Thursday, October 13, 2011

Why The Federal Reserve No Longer Controls The Money Supply

The Federal Reserve (the Fed) takes a lot of crap for today's U.S. economy. Personally, I feel a lot of this blame is misplaced, due to a) having a convenient scapegoat to blame the financial crisis on and b) the ignorance on the part of the majority of Americans on what the Fed is actually capable of doing in response to recessions, depressions, and economic difficulties.

The Fed is essentially charged with maintaining the banking industry's stability. If a bank runs into trouble, it can contact its regional Federal Reserve bank and take out a loan to temporarily ease the crisis. This role is generally called "lender of last resort." The Fed also can manipulate inflation by manipulating interest rates on short-term (generally overnight) loans. By moving interest rates up, the Fed can effectively decrease the money supply, which then lowers inflation. By setting interest rates lower, the Fed increases the money supply, which can increase inflation.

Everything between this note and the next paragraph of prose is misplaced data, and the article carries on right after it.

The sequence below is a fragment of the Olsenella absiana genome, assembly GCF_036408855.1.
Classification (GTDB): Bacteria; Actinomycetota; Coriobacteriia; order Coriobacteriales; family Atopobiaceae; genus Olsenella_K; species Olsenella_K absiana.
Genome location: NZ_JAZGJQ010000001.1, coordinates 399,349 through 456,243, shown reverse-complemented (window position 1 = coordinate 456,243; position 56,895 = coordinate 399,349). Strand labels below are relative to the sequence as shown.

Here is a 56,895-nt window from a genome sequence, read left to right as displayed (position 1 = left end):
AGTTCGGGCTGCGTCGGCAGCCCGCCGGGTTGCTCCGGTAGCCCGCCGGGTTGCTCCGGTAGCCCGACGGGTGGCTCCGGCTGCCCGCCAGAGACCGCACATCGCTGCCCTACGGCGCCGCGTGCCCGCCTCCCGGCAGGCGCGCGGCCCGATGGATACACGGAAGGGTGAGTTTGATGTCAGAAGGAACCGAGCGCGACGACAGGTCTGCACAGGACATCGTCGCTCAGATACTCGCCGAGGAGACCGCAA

But here's the problem. Since the 1990s, the Fed has not had control of the money supply, and therefore has little to no control over inflation. This is illustrated by the fact that the Fed has not been able to influence the economy enough to bring unemployment down during the recent crisis. Interest rates up, interest rates down, the only people who really seem to care are investors on Wall Street who are so jumpy that the hint of a rumor of a rate increase will send stocks plummeting 1000+ points.

So who controls the money supply? I suggest that it's banks and credit card companies. This is why:

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